2 sliced raisins. (I will only use this in one of the two batches - to see if it affects the taste/flavor.)

The plan is to make this blind - meaning I don't have a hydrometer yet, so I will time things based on the fermentation appearance and not specific gravity, like I should be doing. I plan to shake the bottle like crazy several times a day during primary fermentation. Once the fermentation appears to stop (no bubbles for a week) I will rack the Must to a new bottle with a new balloon. Then I will wait to see if any CO2 is produced over a week or so while - hopefully - the Must begins to clear. If more Lees appears on the bottom of the bottle I will repeat racking to a new bottle until the Must is clear.

I expect once the primary fermentation if done we will store the musts in the fridge while waiting for it to clarify - is this okay, or should we keep it around 70F until it is done clarifying?

Once the must is clear and there is no sign of fermentation, I think we can call it Mead and drink it? Is this correct, or do we need to let it "age" a little anyway?

Once we have all our equipment we will follow a more rigorous process, but for these "play" batches, what do you think - are we wasting our time? Or should these be drinkable?


04-18-2013, 01:24 PM
You may wish to shake the fermenting bottles gently until you get used to how much
they can foam up after starting to generate C02. Nothing wrong with your recipe, but I have no idea how close they might come to that German mead since I have never had it before.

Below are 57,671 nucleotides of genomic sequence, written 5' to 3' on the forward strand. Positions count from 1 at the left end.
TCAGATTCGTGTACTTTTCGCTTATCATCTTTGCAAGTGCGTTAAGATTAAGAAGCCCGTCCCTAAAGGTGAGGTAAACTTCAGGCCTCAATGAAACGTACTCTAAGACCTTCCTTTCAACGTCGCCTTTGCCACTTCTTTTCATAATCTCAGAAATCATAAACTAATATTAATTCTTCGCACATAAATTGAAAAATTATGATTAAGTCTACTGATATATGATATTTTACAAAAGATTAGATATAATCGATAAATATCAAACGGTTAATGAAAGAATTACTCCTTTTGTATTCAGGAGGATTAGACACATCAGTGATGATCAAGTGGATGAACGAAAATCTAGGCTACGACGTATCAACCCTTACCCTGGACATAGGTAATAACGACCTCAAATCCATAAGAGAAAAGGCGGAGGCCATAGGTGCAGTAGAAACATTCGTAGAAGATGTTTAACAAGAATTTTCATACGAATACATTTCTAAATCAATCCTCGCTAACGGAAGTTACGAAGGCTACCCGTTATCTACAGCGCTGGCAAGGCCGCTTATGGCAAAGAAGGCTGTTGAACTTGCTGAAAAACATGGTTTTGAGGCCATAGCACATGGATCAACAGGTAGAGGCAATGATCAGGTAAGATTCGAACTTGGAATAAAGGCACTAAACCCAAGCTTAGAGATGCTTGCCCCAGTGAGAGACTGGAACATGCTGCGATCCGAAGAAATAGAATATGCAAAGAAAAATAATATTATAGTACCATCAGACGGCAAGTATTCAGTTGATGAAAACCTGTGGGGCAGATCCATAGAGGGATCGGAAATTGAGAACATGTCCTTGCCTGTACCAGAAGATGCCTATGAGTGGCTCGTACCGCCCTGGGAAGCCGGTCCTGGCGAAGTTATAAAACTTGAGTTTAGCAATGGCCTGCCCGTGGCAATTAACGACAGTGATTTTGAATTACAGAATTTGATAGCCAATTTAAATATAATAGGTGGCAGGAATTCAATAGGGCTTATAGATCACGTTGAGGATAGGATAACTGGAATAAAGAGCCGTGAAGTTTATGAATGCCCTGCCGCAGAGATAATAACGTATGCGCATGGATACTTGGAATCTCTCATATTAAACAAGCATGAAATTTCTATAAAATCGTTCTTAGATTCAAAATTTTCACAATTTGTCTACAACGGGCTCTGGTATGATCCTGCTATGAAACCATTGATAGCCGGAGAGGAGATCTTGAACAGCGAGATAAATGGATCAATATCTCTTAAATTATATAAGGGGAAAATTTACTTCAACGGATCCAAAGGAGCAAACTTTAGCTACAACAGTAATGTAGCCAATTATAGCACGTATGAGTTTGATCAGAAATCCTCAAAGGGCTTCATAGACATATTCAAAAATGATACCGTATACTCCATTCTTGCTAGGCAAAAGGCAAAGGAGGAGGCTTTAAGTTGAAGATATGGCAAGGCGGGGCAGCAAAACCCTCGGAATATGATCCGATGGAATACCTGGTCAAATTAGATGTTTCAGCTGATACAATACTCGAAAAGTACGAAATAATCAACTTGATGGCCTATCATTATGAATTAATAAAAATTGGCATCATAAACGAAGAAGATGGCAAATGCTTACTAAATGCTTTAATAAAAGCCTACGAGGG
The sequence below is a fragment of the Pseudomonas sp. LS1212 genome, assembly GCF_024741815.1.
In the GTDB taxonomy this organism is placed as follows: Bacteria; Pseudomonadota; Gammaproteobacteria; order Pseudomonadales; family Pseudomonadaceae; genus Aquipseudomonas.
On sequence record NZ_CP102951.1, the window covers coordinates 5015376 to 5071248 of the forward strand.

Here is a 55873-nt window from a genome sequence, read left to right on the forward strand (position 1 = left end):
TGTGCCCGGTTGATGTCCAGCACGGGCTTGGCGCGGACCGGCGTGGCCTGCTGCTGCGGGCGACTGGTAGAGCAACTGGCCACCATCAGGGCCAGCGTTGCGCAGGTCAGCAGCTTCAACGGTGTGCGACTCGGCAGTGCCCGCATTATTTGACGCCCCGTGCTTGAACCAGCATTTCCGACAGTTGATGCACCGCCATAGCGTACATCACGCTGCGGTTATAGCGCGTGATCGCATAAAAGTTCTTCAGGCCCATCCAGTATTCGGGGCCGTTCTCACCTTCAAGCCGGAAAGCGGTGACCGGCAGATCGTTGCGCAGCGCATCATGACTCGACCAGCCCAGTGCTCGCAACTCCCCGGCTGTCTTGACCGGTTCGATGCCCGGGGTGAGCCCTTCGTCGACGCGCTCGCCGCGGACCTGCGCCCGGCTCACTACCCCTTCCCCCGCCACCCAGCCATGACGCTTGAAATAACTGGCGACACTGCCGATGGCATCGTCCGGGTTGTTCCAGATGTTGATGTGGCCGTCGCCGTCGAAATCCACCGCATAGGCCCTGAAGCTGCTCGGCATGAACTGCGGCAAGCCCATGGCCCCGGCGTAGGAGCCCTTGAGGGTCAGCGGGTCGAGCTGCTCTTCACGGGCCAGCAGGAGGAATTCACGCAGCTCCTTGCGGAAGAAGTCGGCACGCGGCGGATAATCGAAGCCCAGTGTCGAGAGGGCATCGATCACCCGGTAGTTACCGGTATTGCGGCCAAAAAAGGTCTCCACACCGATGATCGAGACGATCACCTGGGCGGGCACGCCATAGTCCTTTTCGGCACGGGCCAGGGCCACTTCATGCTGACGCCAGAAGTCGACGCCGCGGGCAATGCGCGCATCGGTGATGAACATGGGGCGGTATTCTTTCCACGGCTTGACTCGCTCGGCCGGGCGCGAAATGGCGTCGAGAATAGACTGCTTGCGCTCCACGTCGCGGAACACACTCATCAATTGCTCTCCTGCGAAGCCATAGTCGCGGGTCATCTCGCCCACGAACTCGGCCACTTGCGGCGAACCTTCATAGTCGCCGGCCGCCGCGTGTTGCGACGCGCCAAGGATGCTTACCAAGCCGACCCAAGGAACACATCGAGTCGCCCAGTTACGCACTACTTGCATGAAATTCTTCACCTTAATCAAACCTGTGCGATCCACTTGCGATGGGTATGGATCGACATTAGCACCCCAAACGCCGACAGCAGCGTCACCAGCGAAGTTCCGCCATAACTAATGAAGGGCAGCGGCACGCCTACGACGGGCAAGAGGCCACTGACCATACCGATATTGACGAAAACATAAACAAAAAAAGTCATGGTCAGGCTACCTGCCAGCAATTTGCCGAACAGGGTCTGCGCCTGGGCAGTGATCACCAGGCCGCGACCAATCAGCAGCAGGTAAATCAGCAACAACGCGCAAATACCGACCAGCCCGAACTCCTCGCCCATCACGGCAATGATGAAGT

2 raisins probably won't make difference either way...

Yes, a little age, or more age, will help to mellow the mead after it stop fermenting.

04-18-2013, 04:44 PM
I see Joe Mattioli's Ancient Orange and Spice Mead calls for 25 raisins per gallon, so I will up the raisin count to 13. Thanks for pointing that out.


Marc F.
04-18-2013, 06:39 PM
I see Joe Mattioli's Ancient Orange and Spice Mead calls for 25 raisins per gallon, so I will up the raisin count to 13. Thanks for pointing that out.


Raisins are put in for nutrients for the yeast, not taste.
they may leave a bit of their taste but your mead won't have a raisin taste.
So you can put in 10 to 15 raisins.

04-18-2013, 07:12 PM
Thanks, I up'd the count to 14 and the balloon is inflating - YEAH!


04-19-2013, 02:01 AM
The only tastes that I noticed in my first JOAM initially what the pithy taste from the orange. However after a year in a bottle, the pith was gone and it tasted amazing. My buddies who initially tried my "prison wine" were there for the last bottle because some type of miracle enabled all of us to show up at the party. We all looked around wide eyed and amazed at how much the mead had improved...

I actually have a JOAM variant that is currently still going right now. I used minola oranges. First I zested them pretty good, then peeled and diced them to fit into my carboy, along with the zest. Instead of raisins I used cherries. I just racked off the fruit after 3 months on and it is actually quite tart. I am hoping it will mellow out over time because it looks and smells gorgeous to me.

04-19-2013, 10:31 AM
Now into day 2 of this experiment/fun. I forgot about CO2 in solution and when I shook it things got a little exciting for a few moments - lol. Luckily none of the must escaped.